OKTIBBEHA COUNTY, Miss. (WCBI) – Buying a new car or house are big decisions.
There’s more to worry about than the color of your new ride or the door.
First, you have to be approved for a loan. That’s not always easy if you have little or no credit.
How you buy a car or pay a bill has changed – it can all be done online.
However, how you build your credit score remains the same.
Some millennial’s don’t know how the process works, but it all comes down to responsibility.
Jake Goodwin has a credit card for emergencies.
“I want to use my credit card for strict things,” said Goodwin.
The 23-year-old program coordinator knows paying the bill on time and keeping a small balance will help his credit score.
His job also helps pay down his debts.
“This job helps immensely. It’s just helping with everything honestly,” said Goodwin.
Goodwin has a good grasp on why a good credit score is important and how to keep it growing.
Modern Woodmen Financial Adviser Barbara Coats said that’s not always the case with millennials.
” To establish credit you’re looking for three credit opportunities. You got your cellphone bill, you got your credit card. If you’re lucky you can have one other thing. Whether it’s student loans, whether you can have your rent in your name. You’re looking for anything three things in your name to establish that credit history,” said Coats.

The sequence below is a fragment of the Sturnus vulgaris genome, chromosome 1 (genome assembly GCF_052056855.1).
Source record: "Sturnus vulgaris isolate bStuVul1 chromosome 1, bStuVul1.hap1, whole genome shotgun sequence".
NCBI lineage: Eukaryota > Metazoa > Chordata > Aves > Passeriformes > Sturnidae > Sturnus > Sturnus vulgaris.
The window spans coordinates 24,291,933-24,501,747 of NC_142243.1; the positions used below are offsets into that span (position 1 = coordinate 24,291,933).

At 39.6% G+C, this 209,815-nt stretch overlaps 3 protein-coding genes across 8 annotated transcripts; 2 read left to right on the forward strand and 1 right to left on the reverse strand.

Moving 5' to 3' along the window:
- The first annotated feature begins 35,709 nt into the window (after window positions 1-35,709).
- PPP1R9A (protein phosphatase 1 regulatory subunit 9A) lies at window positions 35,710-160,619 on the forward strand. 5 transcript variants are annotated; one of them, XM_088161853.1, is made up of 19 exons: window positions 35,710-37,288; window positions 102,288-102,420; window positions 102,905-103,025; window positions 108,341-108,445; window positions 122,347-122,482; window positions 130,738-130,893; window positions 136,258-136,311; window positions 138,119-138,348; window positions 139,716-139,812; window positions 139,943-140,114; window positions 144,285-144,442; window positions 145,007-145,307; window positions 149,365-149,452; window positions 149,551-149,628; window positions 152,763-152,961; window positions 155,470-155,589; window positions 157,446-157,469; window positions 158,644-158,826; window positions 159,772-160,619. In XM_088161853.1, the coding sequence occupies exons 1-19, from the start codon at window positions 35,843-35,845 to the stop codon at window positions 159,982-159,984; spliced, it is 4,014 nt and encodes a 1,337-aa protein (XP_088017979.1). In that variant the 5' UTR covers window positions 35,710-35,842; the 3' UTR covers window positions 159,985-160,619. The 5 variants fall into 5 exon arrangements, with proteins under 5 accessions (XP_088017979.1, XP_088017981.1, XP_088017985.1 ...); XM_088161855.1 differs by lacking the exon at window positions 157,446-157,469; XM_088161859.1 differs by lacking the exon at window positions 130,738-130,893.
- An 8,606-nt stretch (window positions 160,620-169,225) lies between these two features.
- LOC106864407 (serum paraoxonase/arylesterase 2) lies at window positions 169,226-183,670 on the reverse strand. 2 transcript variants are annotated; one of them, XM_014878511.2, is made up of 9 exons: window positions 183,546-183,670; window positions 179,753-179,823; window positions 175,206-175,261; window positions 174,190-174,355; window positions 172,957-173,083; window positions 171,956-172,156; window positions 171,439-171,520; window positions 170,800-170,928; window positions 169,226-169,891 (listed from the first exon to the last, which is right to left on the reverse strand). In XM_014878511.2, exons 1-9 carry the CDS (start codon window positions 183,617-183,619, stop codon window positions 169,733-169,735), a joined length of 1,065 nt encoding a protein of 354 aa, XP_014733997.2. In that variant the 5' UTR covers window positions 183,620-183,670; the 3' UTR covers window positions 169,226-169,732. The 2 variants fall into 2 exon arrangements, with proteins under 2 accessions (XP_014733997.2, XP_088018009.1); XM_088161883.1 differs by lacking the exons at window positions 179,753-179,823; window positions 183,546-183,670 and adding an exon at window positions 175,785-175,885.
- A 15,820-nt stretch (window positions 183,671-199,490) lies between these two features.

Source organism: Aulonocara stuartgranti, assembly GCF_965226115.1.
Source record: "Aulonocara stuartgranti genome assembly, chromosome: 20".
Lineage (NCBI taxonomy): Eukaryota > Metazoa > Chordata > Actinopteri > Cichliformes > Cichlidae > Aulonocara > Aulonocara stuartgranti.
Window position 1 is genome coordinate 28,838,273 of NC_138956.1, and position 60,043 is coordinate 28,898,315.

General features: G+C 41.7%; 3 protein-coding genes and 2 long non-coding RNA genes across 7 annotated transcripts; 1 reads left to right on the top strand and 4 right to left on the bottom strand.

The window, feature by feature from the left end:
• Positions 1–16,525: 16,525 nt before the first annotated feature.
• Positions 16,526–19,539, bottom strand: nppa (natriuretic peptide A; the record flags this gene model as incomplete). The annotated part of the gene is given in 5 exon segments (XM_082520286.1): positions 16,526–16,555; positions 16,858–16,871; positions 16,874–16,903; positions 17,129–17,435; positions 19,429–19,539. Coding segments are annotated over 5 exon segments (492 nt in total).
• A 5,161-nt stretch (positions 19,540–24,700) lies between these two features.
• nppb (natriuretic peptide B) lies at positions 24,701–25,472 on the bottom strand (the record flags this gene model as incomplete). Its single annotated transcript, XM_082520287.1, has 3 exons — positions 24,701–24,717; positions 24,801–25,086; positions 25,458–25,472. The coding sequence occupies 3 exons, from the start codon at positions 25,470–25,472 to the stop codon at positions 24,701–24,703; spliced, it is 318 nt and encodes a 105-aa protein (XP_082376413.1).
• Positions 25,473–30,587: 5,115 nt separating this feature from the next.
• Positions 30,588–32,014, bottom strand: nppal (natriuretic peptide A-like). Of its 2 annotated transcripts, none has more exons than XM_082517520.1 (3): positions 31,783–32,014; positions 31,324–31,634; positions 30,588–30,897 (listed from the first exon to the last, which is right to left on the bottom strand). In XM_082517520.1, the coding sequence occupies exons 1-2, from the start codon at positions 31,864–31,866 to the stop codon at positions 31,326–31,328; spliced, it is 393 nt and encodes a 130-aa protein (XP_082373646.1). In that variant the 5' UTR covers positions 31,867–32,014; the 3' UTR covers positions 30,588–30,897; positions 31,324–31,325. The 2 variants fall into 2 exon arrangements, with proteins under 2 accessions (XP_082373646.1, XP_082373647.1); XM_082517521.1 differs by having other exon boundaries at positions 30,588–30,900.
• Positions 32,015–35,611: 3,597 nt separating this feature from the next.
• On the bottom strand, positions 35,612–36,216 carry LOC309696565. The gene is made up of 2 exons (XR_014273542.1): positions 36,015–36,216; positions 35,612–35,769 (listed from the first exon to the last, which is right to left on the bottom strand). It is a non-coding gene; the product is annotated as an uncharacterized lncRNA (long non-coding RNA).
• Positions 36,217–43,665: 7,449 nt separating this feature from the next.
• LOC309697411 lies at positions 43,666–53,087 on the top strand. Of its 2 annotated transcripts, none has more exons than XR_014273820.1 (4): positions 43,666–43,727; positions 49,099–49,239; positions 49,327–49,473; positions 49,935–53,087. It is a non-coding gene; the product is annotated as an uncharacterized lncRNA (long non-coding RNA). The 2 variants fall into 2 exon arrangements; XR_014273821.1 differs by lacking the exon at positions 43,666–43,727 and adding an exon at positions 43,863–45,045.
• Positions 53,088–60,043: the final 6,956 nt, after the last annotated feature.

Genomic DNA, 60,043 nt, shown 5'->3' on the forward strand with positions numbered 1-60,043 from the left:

For many recent college graduates, learning about a credit score and its importance is often from an older adult.
It’s taking small steps on small bills that will make a big difference a few years down the road when a new car or new home is on the horizon.
“Making wise choices and getting that started from the beginning it takes you out of debt that much sooner because your able to get lower interest rates,able to pay yourself out of any debt that much faster,” said Coats.
“I would just make sure that you just know per month that you can definitely pay that minimum balance off every single month,” said Goodwin.
The fewer times your credit is checked helps your score.
Pay everything on time and that shows the creditor when you’re beginning to do things on your own that you’re responsible,” said Coats.
Credit Karma is an app Coats suggested to keep up with credit scores. It will not affect your score.